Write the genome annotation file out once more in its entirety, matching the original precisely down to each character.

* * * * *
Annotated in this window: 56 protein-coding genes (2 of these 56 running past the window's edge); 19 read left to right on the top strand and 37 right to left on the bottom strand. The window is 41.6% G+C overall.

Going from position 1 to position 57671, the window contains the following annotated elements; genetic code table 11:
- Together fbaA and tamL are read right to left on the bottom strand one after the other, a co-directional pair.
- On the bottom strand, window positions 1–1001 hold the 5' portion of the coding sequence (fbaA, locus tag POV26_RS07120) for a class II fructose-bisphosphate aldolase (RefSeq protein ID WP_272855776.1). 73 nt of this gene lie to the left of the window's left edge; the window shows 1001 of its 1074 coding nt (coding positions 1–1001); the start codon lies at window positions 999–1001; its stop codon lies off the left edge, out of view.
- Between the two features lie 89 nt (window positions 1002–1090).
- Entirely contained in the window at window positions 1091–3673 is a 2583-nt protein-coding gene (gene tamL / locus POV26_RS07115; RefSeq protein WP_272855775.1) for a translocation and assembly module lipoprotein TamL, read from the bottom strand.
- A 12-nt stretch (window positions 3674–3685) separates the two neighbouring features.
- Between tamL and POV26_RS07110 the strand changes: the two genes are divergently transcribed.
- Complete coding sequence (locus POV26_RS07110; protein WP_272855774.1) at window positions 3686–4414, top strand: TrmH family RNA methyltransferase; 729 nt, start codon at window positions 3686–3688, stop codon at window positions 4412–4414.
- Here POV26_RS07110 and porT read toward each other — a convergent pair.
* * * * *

Annotated in this window: 56 protein-coding genes (2 of these 56 running past the window's edge); 19 read left to right on the top strand and 37 right to left on the bottom strand. The window is 41.6% G+C overall.

Going from position 1 to position 57671, the window contains the following annotated elements; genetic code table 11:
- Together fbaA and tamL are read right to left on the bottom strand one after the other, a co-directional pair.
- On the bottom strand, window positions 1–1001 hold the 5' portion of the coding sequence (fbaA, locus tag POV26_RS07120) for a class II fructose-bisphosphate aldolase (RefSeq protein ID WP_272855776.1). 73 nt of this gene lie to the left of the window's left edge; the window shows 1001 of its 1074 coding nt (coding positions 1–1001); the start codon lies at window positions 999–1001; its stop codon lies off the left edge, out of view.
- Between the two features lie 89 nt (window positions 1002–1090).
- Entirely contained in the window at window positions 1091–3673 is a 2583-nt protein-coding gene (gene tamL / locus POV26_RS07115; RefSeq protein WP_272855775.1) for a translocation and assembly module lipoprotein TamL, read from the bottom strand.
- A 12-nt stretch (window positions 3674–3685) separates the two neighbouring features.
- Between tamL and POV26_RS07110 the strand changes: the two genes are divergently transcribed.
- Complete coding sequence (locus POV26_RS07110; protein WP_272855774.1) at window positions 3686–4414, top strand: TrmH family RNA methyltransferase; 729 nt, start codon at window positions 3686–3688, stop codon at window positions 4412–4414.
- Here POV26_RS07110 and porT read toward each other — a convergent pair.